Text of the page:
HILLSDALE–The June Hillsdale Town Board meeting started with a short presentation from Columbia Connect Chair Howard Lieberman, a physicist and electrical engineer who has served as a consultant to the Obama Administration, NASA and other government entities. The purpose of Mr. Lieberman’s presentation was to inform and encourage town officials and residents that now is the time to exert pressure on Charter Communications to provide full broadband service in the area.
Currently available internet service is slow compared to the broadband service in many other parts of the state and the nation. Slow speeds for sending and receiving, which result from outdated infrastructure, limit the ability of consumers, businesses and local government to use online digital services of all types.
Mr. Lieberman noted a recent federal court ruling that the internet is a basic utility, not a luxury. Also, the Federal Communications Commission (FCC) and state regulators put requirements for upgraded service on Charter prior to approving the company’s acquisition of Time Warner Cable, another large provider of internet service.
Hillsdale Supervisor Peter Cipkowski told the meeting that in terms of access to broadband internet service, Columbia and Greene are the “two least served counties in the Northeast” due to geography, population and, perhaps, politics.
Mr. Lieberman advised that there are “piles of money” available to implement full broadband service and that the effort will require a public-private partnership. He added that municipalities will have to be especially vigilant because Charter will not want to invest here “because it does not fit their business model.” And he added that various state agencies involved in overseeing expansion and regulation of internet access do not possess the knowledge or skills to ensure full compliance by Charter and don’t necessarily think that broadband connectivity is essential to economic development.
Libraries, schools and vital municipal services like police and fire departments are supposed to have broadband now, according to Mr. Lieberman, who said it is possible “to piggyback on existing infrastructure” to implement the service.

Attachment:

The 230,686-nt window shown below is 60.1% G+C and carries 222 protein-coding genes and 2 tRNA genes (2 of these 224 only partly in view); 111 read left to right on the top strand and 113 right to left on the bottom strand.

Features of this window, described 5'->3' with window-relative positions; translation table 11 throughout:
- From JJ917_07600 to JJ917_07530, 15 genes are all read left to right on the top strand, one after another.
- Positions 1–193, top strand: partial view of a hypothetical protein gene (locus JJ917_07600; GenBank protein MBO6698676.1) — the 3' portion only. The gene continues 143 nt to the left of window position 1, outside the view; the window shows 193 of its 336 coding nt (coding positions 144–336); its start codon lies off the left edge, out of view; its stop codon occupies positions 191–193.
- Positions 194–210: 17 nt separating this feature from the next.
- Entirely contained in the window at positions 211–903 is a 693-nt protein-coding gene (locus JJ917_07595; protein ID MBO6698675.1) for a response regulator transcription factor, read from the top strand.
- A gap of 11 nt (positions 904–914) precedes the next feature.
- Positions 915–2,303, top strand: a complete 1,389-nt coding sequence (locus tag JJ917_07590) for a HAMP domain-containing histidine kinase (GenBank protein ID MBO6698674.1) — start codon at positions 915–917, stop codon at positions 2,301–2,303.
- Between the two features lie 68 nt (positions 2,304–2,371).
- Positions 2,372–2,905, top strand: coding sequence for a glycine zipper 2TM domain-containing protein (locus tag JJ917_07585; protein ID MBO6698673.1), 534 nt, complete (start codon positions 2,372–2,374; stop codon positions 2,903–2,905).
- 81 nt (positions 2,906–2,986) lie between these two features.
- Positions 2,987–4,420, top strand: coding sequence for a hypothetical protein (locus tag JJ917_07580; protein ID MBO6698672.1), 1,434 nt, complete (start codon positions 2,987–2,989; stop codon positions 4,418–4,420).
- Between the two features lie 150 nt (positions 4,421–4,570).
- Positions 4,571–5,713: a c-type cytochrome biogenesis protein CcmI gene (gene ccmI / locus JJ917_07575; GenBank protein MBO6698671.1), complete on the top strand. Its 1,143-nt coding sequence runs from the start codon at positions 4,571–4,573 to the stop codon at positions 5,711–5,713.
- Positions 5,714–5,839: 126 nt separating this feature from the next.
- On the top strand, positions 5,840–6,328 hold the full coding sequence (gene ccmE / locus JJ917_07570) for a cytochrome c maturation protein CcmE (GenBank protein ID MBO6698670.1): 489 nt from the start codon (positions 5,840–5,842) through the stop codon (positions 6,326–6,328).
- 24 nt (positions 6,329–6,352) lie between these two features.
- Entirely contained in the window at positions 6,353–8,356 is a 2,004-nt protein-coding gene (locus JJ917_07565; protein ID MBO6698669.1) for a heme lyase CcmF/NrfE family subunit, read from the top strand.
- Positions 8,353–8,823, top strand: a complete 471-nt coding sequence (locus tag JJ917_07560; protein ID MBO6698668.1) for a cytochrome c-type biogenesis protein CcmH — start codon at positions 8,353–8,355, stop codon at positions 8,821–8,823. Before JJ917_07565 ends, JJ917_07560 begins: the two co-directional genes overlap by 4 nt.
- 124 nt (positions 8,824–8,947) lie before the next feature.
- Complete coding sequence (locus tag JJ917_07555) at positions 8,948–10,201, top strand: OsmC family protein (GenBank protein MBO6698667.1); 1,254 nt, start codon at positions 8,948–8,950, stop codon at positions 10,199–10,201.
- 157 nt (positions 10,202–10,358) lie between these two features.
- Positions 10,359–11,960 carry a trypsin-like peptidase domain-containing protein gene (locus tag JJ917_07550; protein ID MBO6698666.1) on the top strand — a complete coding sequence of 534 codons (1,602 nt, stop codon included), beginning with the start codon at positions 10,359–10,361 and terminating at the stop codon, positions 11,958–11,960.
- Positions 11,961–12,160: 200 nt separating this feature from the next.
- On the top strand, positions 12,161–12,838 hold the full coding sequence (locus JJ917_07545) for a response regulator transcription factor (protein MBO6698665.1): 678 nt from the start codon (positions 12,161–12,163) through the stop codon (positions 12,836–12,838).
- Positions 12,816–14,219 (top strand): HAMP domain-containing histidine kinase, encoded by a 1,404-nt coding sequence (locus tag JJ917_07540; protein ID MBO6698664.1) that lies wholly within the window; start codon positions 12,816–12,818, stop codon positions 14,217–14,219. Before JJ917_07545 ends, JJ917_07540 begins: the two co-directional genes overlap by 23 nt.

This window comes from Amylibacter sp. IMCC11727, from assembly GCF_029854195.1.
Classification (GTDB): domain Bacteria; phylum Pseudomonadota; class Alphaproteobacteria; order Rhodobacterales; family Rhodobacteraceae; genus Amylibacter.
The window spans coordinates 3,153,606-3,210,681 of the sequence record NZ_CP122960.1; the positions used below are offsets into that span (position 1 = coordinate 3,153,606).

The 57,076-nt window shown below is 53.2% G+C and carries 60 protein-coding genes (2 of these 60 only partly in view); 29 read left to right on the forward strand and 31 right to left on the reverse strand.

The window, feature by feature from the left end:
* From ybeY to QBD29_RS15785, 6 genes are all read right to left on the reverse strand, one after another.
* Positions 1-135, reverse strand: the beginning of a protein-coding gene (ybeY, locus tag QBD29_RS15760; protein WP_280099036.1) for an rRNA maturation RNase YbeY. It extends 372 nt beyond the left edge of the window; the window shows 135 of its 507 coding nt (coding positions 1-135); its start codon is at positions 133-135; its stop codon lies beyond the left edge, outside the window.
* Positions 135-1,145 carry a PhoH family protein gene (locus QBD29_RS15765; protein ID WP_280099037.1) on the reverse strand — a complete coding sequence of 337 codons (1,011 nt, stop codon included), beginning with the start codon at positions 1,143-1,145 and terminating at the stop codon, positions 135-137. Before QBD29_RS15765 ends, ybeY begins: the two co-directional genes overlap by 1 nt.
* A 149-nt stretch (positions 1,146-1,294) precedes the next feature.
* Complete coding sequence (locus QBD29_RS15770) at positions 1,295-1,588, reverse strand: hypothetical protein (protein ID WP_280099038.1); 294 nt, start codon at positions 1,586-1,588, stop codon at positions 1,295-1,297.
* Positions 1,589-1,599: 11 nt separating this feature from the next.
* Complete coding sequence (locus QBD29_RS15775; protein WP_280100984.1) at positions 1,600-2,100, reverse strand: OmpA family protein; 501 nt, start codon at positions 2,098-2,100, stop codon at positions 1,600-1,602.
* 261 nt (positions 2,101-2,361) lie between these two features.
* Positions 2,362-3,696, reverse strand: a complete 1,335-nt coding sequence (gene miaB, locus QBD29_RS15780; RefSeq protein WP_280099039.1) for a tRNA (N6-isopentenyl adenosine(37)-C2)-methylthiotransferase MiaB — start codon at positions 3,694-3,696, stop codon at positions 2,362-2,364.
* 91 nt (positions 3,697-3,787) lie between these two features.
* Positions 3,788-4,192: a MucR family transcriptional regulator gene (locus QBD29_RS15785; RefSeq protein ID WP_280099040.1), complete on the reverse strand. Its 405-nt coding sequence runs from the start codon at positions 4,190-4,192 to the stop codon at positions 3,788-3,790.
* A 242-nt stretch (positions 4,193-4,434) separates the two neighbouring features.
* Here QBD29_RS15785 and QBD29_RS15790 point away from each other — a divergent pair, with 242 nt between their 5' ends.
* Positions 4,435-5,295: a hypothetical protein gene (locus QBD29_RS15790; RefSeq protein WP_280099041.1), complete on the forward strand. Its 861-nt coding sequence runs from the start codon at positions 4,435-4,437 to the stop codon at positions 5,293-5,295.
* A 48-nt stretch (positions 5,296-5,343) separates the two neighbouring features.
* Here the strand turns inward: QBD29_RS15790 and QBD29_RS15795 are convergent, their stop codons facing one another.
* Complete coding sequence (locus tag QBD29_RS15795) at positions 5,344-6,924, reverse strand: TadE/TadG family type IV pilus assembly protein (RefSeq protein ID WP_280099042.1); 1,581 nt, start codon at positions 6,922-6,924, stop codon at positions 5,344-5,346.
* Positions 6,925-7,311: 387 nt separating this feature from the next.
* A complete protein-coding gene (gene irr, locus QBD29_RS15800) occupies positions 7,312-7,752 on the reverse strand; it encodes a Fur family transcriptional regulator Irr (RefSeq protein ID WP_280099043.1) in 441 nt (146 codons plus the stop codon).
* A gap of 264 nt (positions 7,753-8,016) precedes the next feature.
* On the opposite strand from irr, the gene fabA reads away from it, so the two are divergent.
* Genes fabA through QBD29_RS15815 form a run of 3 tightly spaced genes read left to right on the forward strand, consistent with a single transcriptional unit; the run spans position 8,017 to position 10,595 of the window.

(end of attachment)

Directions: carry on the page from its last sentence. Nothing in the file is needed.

Turning to another hot technological topic the board faced the question of the future of commercial solar farming in Hillsdale.
Right now, the town does not have an ordinance governing commercial solar farming, but Supervisor Cipkowski said that the town has been approached by companies with proposals to build large solar arrays and he said he knew of landowners who were also being approached.
The supervisor noted that Ancram has banned commercial solar farming and that Copake has approved a moratorium on the practice.
Some general considerations offered by members of the audience and board members included what tax bracket would land with commercial solar farm operations fall under and what becomes of the panels once they are decommissioned approximately thirty years after being installed.
In other business:
•The town’s phone system has been upgraded but in the process wifi service has been disrupted temporarily. Fairpoint is expected to fix the situation within three weeks
•The most recent round of the KISS program, a document shredding service for seniors, has proven to be successful, according to Town Clerk Kathi Doolan and she recommends that it be renewed. The program ends Friday
•The Hillsdale Volunteer Fire Department has been issued a dozen high band radios. Each truck, chief and line officer will have a radio. It has taken two years to switch from low to high band service. Also it is time to replace truck tires, which occurs every six years. The tires cost $700/each and each truck requires six tires. The department, also, has added 10 new members, doubling its staff from two years ago.